Any structure or place consecrated or devoted to some saint, holy person, or deity, as an altar, chapel, church, or temple.

Private shrines are often constructed in people's homes, usually consisting of several of the elements of the worshipped/meditated on such as candles, bowls of water or photographs.

You keep her room the way it was
When she left you:
The hairbrush, still tangled with auburn threads
The book left open, face down.
You always hated how she did that.

You hold hope like a votive candle.
Every time the phone shrills
there is a moment of 'maybe;
swiftly shrivelling to 'no'
with the countless voices that aren’t her voice.

Your catechism:
No news is good news,
Where there’s life, there’s hope
Clichés to exist by while
living is held in abeyance.

And you tend the shrine
faithfully, tenderly
as you wait, and watch, and pray
for her second coming.

Shrine (shrIn), n. [OE. schrin, AS. scrIn, from L. scrinium a case, chest, box.]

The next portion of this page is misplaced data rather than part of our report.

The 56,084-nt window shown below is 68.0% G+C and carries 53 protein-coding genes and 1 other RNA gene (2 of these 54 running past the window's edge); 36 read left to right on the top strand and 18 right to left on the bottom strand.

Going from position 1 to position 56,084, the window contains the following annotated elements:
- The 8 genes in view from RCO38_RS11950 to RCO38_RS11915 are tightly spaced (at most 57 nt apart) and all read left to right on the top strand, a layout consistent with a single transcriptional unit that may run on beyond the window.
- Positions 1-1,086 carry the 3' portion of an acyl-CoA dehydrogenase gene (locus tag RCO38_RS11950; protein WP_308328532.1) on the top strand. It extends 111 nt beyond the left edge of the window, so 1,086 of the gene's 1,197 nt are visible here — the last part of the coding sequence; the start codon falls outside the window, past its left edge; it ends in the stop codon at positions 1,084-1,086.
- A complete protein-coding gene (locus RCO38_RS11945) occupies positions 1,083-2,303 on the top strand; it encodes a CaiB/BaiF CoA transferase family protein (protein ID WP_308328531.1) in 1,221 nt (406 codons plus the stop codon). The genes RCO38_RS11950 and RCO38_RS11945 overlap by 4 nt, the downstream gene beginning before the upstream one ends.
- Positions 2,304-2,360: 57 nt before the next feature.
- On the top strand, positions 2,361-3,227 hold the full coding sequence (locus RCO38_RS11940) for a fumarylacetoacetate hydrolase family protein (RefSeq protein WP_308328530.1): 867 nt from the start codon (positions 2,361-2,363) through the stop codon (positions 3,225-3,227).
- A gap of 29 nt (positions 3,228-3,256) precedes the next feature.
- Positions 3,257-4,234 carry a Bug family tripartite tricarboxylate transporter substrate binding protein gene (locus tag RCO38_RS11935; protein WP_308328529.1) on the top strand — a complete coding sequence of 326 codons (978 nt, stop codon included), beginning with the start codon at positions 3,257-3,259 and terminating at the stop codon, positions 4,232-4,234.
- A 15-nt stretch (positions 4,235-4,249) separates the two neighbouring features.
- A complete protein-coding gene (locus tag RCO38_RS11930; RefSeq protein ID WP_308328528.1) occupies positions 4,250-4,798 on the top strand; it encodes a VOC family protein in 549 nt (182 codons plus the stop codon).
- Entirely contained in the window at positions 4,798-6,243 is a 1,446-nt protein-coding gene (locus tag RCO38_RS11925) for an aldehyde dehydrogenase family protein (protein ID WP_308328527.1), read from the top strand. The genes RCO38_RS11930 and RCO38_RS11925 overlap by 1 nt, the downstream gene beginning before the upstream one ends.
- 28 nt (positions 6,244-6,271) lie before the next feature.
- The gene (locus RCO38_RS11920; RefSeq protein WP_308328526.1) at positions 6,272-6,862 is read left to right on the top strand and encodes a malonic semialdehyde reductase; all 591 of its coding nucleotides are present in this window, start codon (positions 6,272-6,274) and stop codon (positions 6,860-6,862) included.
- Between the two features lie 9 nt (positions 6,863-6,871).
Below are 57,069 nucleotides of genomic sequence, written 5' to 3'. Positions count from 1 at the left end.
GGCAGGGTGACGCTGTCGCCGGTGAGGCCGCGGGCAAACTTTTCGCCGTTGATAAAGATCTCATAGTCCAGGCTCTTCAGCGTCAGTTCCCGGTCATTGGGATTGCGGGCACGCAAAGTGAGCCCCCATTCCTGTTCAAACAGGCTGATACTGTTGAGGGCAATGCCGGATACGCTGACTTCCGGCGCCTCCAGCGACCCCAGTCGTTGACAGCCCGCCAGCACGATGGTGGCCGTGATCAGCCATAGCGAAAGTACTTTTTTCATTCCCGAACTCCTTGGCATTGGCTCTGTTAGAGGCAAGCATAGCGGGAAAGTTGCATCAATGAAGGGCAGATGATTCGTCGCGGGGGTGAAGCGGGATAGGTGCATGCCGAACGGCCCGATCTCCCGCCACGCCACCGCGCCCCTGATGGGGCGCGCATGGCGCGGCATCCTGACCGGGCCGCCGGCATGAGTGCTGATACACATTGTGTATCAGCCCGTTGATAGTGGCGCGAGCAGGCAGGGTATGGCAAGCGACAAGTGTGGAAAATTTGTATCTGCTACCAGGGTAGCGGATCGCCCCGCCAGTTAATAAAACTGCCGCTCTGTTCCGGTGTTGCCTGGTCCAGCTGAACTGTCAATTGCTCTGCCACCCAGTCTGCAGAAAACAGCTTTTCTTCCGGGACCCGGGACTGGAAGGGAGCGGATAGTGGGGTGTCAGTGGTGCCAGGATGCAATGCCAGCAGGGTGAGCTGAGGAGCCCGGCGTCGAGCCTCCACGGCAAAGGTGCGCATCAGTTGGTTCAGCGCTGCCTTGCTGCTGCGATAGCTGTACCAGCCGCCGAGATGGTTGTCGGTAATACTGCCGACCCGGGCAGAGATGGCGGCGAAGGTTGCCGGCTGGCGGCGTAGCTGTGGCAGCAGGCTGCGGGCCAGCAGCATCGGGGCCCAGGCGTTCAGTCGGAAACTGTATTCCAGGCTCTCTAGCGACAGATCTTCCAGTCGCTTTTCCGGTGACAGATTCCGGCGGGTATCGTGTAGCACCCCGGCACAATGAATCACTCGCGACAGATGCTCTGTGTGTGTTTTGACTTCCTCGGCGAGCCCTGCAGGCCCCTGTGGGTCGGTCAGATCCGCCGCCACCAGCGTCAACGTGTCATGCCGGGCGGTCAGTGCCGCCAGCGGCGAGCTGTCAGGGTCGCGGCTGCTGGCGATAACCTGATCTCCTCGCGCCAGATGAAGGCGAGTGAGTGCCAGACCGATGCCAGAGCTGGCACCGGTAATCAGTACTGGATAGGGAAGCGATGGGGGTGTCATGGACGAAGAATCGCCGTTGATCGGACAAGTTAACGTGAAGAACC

1.

A case, box, or receptacle, especially one in which are deposited sacred relics, as the bones of a saint.

2.

Any sacred place, as an altar, tromb, or the like.

Too weak the sacred shrine guard.
Byron.

3.

A place or object hallowed from its history or associations; as, a shrine of art.

 

© Webster 1913


Shrine, v. t.

To enshrine; to place reverently, as in a shrine. "Shrined in his sanctuary." Milton.

 

© Webster 1913


Shrine (?), n.

Short for Ancient Arabic Order of Nobles of the Mystic Shrine, a secret order professedly originated by one Kalif Alu, a son-in-law of Mohammed, at Mecca, in the year of the Hegira 25 (about 646 a. d.) In the modern order, established in the United States in 1872, only Knights Templars or thirty-second degree Masons are eligible for admission, though the order itself is not Masonic.

 

© Webster 1913

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